by Valleria Ruselli
“Across my home has grown the shadow
Of a cruel and senseless hand
Though in some strong hearts
The love and truth remain”
The words above follow Jackson Browne’s lines,
“Oh it’s so far the other way
My country’s gone.”
This article of mine, initial appearances notwithstanding, is one of hope, expressing belief in our collective ability to move in solidarity to make a difference in this troubled world. To carve out the advances now necessary, however, will require that some “strong hearts” in education — and their equivalents in the “real world” — take unprecedented action. Interaction which follows a fresh paradigm. Not just fighting the good fight. That’s alright as far as it can go, but — today — simply feeling good about one’s personal political correctness or individual contribution begs to be supplemented.
In light of the light that would go off if any nuclear bomb anywhere is detonated. In light of the light that is going off — as I write, and as countless speakers on the lecture circuit pontificate ad nauseum — with regard to environmental issues.
I live in Santa Cruz County, California, which has a reputation for being progressive, even radical (in some circles). The people here, though, are anything but that. In fact, truth be told, they are at the opposite end of the spectrum when it comes to working for meaningful social/environmental change. They are, God help them, as self-centered as the most selfish and misguided right-wing citizens who they routinely foul-mouth in their local publications, public rants during protests, and throughout their daily lives. They don’t see themselves as the gluttonous consumers and egocentric souls that they are.
And they are as ignorant about the “cruelty and senseless land” that Jackson Browne alludes to in “Our Lady of the Well” (from his 1973 album, Everyman). Well-meaning, highly educated (formally) and deeply experienced in many instances, when push comes to shove their primary priority is clearly self-advancement and/or personal comfort/safety… just like about everyone else I cross paths with ‘cross this troubled country these days, which has gone “so far the other way.”
Push does come to shove every single day, doesn’t it? And it is my fervent wish that the reader will understand that what’s in gear at present in “progressive” quarters such as Santa Cruz County is obsolete. And quite typical. One has to have not been paying attention to not see that things have gotten infinitely worse on just about every score for the last half-a-century. Certainly that’s the case for an old soul like me who’s actually been around long enough to have personally witnessed Paul Robeson attacked by a racist, “patriotic” crowd in Peekskill, New York.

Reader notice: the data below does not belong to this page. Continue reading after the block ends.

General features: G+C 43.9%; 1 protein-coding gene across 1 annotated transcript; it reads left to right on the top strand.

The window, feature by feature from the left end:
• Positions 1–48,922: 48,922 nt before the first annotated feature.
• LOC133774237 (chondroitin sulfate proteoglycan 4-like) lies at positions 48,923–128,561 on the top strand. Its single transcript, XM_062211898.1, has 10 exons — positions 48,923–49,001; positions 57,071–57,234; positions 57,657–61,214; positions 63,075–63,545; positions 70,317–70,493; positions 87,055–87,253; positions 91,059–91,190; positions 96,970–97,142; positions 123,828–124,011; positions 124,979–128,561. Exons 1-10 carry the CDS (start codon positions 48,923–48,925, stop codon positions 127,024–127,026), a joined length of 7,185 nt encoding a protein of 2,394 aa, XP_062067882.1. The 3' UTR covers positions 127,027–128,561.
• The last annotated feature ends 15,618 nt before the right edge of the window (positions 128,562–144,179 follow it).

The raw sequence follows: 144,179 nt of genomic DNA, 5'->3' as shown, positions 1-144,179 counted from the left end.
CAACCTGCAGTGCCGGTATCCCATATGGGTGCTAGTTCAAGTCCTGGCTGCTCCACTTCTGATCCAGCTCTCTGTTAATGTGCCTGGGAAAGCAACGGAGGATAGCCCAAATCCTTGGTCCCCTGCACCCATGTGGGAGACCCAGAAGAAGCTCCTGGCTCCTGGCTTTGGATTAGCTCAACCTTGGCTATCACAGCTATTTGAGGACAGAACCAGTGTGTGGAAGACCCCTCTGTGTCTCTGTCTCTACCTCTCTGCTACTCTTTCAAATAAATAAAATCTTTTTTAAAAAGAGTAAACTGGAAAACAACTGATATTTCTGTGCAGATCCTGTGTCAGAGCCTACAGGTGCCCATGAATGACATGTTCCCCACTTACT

At that time, I saw so-called “law enforcement” look the other way, as Eugene Bullard — the first African-American pilot — almost got beaten to death a few feet from me. And, then, actually participate in committing atrocities alongside the local patriots.
To what end? Where does it end? Around the bend?
I think not.
fully understand what Noam Chomsky means when he points out that there has been some significant progress since the sixties. He often cites advances in what we know as the Women’s Movement. But we all should be able to see now that there’s not much comfort in that now. And not just because this and that legislation has been rolled back. Far more important is the sickening fact that the collective spirit has been poisoned — seemingly — irreparably.
But one must not succumb to that bitter business of being under the thumb of The Dumb. Nor stop drawing out our message in huge and dramatic circles for The Deaf.
We must embrace the belief that with Spring we can — at least sometimes, never knowing when — things can take a turn utterly unlike the snow.
As an educator and proactive concerned citizen since the sixties, I have learned that little can be accomplished unless protesters continually self-educate, enlarging their horizons and hopes, forging new angles of vision. Not just joining in with generic rants and raves along the barricades.
So… on that note — and in keeping with the promise that I began this piece with — I humbly and respectfully request that the reader glean meaning from Philip Larkin’s last line below. I know that it will inspire select souls. And that will be more than enough to get the new ball rolling… perhaps.
Lambs that learn to walk in snow
When their bleating clouds the air
Meet a vast unwelcome, know
Nothing but a sunless glare.
Newly stumbling to and fro
All they find, outside the fold,
Is a wretched width of cold.As they wait beside the ewe,
Her fleeces wetly caked, there lies
Hidden round them, waiting too,
Earth’s immeasurable surprise.
They could not grasp it if they knew,
What so soon will wake and grow
Utterly unlike the snow.